Sometime back I was looking at the list of my most valuable clients- those who give me my highest revenues. I realised that 4 out of the top 5 clients were being managed by one colleague. In other words, this person was responsible for the total revenue I got from 4 out of top 5 customers. I put her name at the top of my list. Retaining her was more important than retaining any of my clients.
In most organisations people are treated as a resource to achieve the potential of the organisation. In a few, the organisation is a resource to achieve the potential of people. We call this the Employee=Customer mindset.
How well does your manager know you? Do they care?
The organisation may have multiple opportunities for you. However, it is your manager who can help you access those opportunities. I quit three jobs in my career after blaming my manager. What I didn’t realise at that time is that the relationship between me and my manager is one of mutual dependence, between two fallible humans. How much you know and care about your boss is as important as how much you think your boss knows and cares about you. You can put your manager in the following quadrant:
As a rule, leave a manager if they are in the “Apathetic Manager” quadrant, i.e., you neither trust them, nor are they able to make the team successful.
Is your market value increasing?
A manager who is a taskmaster may contribute to employees feeling burnt out, but you may still learn a lot from them. Post Covid, people realised that the only sustainable way to build a career is to stay relevant. If you are not learning fast enough and your market value is not increasing, leave. You may decide to stay with a lower compensation if market value is being built. Conversely, you may decide to leave for a lower compensation if you feel it will enhance your market value.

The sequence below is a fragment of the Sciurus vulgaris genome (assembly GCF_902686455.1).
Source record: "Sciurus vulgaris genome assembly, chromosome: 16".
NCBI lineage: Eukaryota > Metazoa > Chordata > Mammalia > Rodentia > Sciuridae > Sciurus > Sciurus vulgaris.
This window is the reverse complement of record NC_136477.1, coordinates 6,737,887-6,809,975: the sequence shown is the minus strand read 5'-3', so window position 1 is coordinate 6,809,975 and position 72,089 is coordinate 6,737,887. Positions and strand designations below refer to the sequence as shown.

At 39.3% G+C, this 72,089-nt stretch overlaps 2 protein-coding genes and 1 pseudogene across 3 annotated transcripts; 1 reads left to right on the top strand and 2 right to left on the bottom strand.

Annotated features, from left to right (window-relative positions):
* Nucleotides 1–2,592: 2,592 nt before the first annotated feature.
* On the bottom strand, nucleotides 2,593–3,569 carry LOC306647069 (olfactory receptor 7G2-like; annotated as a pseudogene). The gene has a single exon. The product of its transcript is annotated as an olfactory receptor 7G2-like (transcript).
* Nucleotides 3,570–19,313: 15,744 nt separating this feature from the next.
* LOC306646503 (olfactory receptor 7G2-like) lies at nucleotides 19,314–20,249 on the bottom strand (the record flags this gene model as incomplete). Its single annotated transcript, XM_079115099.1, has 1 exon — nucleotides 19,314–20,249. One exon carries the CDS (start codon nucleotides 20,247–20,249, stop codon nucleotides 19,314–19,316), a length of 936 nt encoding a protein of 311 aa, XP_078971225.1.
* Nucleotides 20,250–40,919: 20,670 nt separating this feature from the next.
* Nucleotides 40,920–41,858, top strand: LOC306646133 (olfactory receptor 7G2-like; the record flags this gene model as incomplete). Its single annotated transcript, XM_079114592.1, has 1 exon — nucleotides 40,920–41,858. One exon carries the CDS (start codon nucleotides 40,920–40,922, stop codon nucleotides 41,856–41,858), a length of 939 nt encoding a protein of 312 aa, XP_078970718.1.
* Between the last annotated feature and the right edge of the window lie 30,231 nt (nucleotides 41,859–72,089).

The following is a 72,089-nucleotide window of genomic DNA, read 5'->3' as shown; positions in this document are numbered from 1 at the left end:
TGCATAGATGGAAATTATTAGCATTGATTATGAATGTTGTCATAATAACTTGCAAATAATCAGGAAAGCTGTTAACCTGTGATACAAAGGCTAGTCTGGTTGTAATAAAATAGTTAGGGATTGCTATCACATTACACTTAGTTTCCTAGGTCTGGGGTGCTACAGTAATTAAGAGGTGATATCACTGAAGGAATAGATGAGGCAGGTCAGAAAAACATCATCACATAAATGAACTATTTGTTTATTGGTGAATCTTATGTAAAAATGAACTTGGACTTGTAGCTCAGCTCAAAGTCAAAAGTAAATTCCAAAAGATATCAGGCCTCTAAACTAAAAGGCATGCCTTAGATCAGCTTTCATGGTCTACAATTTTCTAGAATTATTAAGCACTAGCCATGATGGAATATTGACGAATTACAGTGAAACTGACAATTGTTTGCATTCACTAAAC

I was in an MNC bank doing a role that was not adding to my market value. So, when one of my mentors invited me to join his business and learn how to run a professional services firm, I jumped at the opportunity, although it was at a lower salary. That was 19 years back! In retrospect, that was the best decision I made.
Do you have peers who can challenge and inspire you?
Early on in my career I had the good fortune of joining a consulting firm. We worked across multiple functional and business areas and with many “difficult” clients. Our “real work” would start only in the evenings when we would be back from our client meetings. We would challenge each other and explore different ways to make our clients successful. This opportunity to work with colleagues who I thought were smarter than me was invaluable later in my career. I really believe I am the average of my peer group. Working with smart people, and those who can challenge you is good for you. Your career will depend on the company you keep.